I’ve been thinking about my upcoming trip to Israel. My late husband, Kenneth, wanted to bring Johnnie Walker to my cousins who hosted us for dinner when we visited four years ago. Kenneth was so impressed with the Arab hospitality that he vowed to bring back bottles as a thank you. I realized that I needed to buy some to pack and deliver to my cousins, from Kenneth. Since he couldn’t do it himself. And that made me sad. It’s just one of the many times I pause and think, shit, this is so unfair. Why did I have the shittiest cosmic roll of the dice? Why did Kenneth get this shitty fate? Why do I have to make these great trips alone now? Why am I stuck cleaning up the messes of three young children all day with no parental support? Why? Why? Why? Of course it never helps to go down this rabbit hole. It doesn’t fix anything. I vacillate between thinking it’s better to not think about it and that I should keep it all in, to believing it’s healthy to let it out every once in a while. Still, in the moment it feels gross. I give myself until the next morning to dwell in this emotional swamp, and then I cut myself off.

I was thinking about my visit with my grandma. My 94-year-old grandmother. How much longer will we have her? Each visit involves witnessing her age a little more. Loss of feeling in a finger. Slower moving. Walker-just-in-case. Definitely-need-the-walker-now. Tired. Losing weight.

I remember my grandparents coming to the courthouse during my senior year of high school to watch my Mock Trial competition. It feels like just yesterday, but also like maybe it never happened. Or maybe that’s me trying not to think about it too hard, because it hurts to remember memories that involve people who are no longer here.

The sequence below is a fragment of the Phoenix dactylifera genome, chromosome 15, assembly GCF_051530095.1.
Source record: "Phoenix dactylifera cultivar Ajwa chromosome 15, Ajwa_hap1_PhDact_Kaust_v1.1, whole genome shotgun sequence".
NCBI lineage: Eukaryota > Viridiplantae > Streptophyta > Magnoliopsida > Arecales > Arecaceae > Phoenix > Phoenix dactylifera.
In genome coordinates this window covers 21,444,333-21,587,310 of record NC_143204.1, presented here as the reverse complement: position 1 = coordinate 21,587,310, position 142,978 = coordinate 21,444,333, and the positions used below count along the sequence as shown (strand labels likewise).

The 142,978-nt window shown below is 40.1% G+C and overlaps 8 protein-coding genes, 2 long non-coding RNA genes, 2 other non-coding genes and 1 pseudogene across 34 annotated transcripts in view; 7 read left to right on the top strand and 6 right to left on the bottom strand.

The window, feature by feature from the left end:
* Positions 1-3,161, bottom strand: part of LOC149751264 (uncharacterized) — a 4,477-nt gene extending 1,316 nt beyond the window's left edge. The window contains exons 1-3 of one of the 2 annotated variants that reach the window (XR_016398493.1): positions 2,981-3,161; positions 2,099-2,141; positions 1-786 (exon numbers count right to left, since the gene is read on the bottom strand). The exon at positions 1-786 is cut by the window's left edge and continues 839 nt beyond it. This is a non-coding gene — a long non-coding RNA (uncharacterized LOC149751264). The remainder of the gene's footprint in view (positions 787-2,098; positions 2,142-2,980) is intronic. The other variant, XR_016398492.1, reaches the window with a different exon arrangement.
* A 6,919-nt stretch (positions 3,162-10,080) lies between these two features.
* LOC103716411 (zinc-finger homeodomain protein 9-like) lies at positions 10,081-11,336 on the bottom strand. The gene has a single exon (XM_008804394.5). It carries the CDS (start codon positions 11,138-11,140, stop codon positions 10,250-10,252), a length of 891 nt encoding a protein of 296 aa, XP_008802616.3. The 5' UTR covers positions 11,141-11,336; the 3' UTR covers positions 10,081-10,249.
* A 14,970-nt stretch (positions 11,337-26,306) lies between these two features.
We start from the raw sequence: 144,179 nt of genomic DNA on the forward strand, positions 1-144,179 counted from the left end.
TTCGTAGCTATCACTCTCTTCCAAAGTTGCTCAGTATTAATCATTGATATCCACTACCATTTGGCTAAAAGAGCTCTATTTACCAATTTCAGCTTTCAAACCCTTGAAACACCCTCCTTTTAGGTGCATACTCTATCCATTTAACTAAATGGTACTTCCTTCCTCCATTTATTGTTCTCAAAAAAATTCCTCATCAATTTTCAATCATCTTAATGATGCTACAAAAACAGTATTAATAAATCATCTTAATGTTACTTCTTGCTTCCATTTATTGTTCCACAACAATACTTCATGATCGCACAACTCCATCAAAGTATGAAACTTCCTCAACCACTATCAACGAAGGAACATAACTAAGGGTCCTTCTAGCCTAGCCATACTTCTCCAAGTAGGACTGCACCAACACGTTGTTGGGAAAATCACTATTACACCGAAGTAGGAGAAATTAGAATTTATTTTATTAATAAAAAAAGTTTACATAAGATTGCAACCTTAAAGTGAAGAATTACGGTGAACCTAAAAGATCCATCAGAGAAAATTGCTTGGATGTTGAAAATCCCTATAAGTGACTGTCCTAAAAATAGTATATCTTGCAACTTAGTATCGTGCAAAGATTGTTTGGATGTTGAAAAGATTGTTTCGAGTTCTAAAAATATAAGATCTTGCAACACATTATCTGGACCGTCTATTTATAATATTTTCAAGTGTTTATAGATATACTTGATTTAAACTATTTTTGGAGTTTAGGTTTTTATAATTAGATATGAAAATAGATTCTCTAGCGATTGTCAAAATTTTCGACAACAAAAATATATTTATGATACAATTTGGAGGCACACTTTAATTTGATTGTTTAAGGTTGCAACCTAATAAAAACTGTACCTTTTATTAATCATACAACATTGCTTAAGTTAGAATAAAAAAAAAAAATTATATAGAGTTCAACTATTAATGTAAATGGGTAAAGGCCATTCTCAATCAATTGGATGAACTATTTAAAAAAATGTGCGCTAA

I started visiting my grandparents almost 20 years ago when they moved back to California from Texas. Back then I was young, single, and a student. I would spend the night at their house and bring my homework along. My grandfather woke up early to buy orange juice and bagels for me, and he’d have it all sitting out on the kitchen table that my grandmother would later give me for my first apartment when she left that house after Grandpa passed.

I watched my grandfather pass away in his hospital room 13 years ago. My grandmother is the only grandparent I have left, and the thought occurred to me that perhaps I better start mentally preparing myself for the day when I won’t have a grandparent anymore, although I’m hoping Grandma is healthy and able to live much longer. I’m not ready for that yet. We’re never ready.